Tabby isn’t an ordinary house-cat. Though he’s the most beautiful, captivating animal to grace the rooftops of Nanjing, Tabby is also prone to unpredictable outbursts of clawing and scratching, and to raging incontinence, and he has a slightly out-of-control flea problem.
But he is beloved. And despite the trouble he causes with the neighbors, the sleepless nights he forces their aging mother to suffer through, and the wedge he nearly drives between the narrator’s brother and his wife, Tabby becomes the singular obsession of the entire household. In fact, life outside of Tabby fades into insignificance, and he soon wields a beguiling, incomprehensible, and inescapable dominion over them all.
Written with verve and a slightly twisted comic imagination for readers of Takashi Hiraide or Haruki Murakami, A Tabby-cat’s Tale is as delightful as it is charming.
Han Dong was born in 1961 in Nanjing, China. His parents were banished to the countryside during the Cultural Revolution, taking him with them. When the Cultural Revolution ended, he studied philosophy at Shandong University, graduating in 1982. Han Dong has been a major player on the modern Chinese literary scene since the 1990s, and his first novel Banished! (2003) was translated into English in 2009.
A bestseller in France and winner of Japan’s Kiyama Shohei Literary Award, The Guest Cat, by the acclaimed poet Takashi Hiraide, is a subtly moving and exceptionally beautiful novel about the transient nature of life and idiosyncratic but deeply felt ways of living. A couple in their thirties live in a small rented cottage in a quiet part of Tokyo; they work at home, freelance copy-editing; they no longer have very much to say to one another. But one day a cat invites itself into their small kitchen. It leaves, but the next day comes again, and then again and again. Soon they are buying treats for the cat and enjoying talks about the animal and all its little ways. Life suddenly seems to have more promise for the husband and wife — the days have more light and color. The novel brims with new small joys and many moments of staggering poetic beauty, but then something happens….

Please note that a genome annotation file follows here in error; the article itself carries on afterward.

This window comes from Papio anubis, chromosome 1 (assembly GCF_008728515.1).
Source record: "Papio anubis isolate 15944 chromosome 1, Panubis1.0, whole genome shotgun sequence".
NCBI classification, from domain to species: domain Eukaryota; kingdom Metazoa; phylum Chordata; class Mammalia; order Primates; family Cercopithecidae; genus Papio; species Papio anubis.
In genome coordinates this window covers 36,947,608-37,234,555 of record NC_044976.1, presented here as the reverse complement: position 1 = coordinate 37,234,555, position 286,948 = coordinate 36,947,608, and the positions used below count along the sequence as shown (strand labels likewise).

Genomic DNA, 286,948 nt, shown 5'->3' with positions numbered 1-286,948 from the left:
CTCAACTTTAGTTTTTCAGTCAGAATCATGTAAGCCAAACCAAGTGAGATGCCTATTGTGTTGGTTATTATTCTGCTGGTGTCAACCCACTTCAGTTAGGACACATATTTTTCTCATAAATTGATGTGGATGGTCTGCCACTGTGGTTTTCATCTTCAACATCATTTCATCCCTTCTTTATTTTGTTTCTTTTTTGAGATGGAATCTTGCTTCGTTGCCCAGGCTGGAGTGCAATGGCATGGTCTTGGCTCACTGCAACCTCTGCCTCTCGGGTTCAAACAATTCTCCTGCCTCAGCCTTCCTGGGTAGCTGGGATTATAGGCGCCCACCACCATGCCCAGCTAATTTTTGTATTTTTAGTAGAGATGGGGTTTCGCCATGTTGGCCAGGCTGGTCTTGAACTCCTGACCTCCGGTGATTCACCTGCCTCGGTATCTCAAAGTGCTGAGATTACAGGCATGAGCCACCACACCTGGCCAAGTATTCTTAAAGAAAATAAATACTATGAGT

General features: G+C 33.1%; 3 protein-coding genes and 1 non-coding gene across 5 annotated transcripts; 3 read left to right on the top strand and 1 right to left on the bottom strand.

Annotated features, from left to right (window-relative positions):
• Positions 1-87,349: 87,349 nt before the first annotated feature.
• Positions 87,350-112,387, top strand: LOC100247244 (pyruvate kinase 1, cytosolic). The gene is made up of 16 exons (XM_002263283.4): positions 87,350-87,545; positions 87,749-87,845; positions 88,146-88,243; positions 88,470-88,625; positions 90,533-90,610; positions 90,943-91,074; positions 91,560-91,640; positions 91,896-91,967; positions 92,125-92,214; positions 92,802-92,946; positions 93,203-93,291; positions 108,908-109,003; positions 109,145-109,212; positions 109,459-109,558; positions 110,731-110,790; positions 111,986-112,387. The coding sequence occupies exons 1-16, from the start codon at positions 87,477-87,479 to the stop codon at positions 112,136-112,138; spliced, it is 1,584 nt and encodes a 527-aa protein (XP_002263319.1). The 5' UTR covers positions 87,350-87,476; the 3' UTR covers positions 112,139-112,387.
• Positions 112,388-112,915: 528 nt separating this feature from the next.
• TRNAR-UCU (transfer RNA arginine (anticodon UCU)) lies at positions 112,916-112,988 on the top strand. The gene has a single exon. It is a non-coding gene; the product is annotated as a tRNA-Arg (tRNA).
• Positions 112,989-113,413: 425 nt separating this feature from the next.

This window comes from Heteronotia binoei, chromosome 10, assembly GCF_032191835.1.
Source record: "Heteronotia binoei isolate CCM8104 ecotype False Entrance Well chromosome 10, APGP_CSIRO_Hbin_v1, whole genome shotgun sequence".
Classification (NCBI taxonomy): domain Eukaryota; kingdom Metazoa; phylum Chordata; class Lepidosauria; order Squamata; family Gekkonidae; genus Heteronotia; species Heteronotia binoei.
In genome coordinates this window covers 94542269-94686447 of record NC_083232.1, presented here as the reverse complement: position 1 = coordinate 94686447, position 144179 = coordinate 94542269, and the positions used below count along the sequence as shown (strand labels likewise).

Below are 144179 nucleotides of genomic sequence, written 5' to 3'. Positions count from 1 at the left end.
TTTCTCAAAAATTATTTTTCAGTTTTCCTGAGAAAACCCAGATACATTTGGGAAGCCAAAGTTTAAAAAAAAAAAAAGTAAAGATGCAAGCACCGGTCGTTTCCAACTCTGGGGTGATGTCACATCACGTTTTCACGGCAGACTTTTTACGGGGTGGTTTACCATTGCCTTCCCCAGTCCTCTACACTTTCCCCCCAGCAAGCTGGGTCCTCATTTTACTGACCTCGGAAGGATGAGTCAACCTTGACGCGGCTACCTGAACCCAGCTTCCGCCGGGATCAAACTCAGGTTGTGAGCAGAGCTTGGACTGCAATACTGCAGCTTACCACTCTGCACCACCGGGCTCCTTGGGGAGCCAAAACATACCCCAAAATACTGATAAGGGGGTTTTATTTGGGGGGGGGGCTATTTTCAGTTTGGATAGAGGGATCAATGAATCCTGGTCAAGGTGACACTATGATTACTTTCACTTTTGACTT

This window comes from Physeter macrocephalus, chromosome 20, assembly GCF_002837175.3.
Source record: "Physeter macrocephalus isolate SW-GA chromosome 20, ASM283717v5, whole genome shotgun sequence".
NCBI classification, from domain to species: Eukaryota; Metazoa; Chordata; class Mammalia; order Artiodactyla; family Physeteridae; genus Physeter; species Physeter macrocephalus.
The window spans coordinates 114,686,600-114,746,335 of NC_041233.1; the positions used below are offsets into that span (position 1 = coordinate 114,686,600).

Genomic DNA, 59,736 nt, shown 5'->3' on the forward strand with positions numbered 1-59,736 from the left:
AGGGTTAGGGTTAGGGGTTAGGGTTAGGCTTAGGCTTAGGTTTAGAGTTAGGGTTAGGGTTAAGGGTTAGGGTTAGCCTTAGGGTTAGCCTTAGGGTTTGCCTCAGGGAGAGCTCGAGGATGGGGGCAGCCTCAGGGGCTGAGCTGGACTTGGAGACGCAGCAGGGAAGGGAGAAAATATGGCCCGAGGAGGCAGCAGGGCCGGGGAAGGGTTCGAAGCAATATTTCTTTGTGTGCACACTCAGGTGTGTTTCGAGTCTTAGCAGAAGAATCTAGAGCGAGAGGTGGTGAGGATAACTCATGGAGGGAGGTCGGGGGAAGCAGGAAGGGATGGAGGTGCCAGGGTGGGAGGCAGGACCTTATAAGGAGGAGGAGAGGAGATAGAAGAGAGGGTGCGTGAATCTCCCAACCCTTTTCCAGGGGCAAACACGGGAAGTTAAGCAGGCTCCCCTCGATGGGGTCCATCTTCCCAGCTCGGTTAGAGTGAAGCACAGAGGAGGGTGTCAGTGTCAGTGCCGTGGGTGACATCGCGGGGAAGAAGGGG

As Kenzaburo Oe has remarked, Takashi Hiraide’s work "really shines." His poetry, which is remarkably cross-hatched with beauty, has been acclaimed here for "its seemingly endless string of shape-shifting objects and experiences,whose splintering effect is enacted via a unique combination of speed and minutiae."
Sometimes a cat comes into your life when you least expect it.
An unnamed writer finds himself in Cabo de Gata, a sleepy, worn-down Andalusian fishing village. He's left behind his life in Berlin, which it turns out wasn't much--an ex-girlfriend, a neighborhood that had become too trendy for his taste. Surrounded by a desolate landscape that is scoured by surprisingly cold winds (not at all what he expected of southern Spain), he faces his daily failures: to connect with the innkeeper or any of the townsfolk, who all seem to be hiding something; to learn Spanish; to keep warm; to write. At last he succeeds in making an unlikely connection with one of the village's many feral cats. Does the cat have a message for him? And will their tenuous relationship be enough to turn his life around?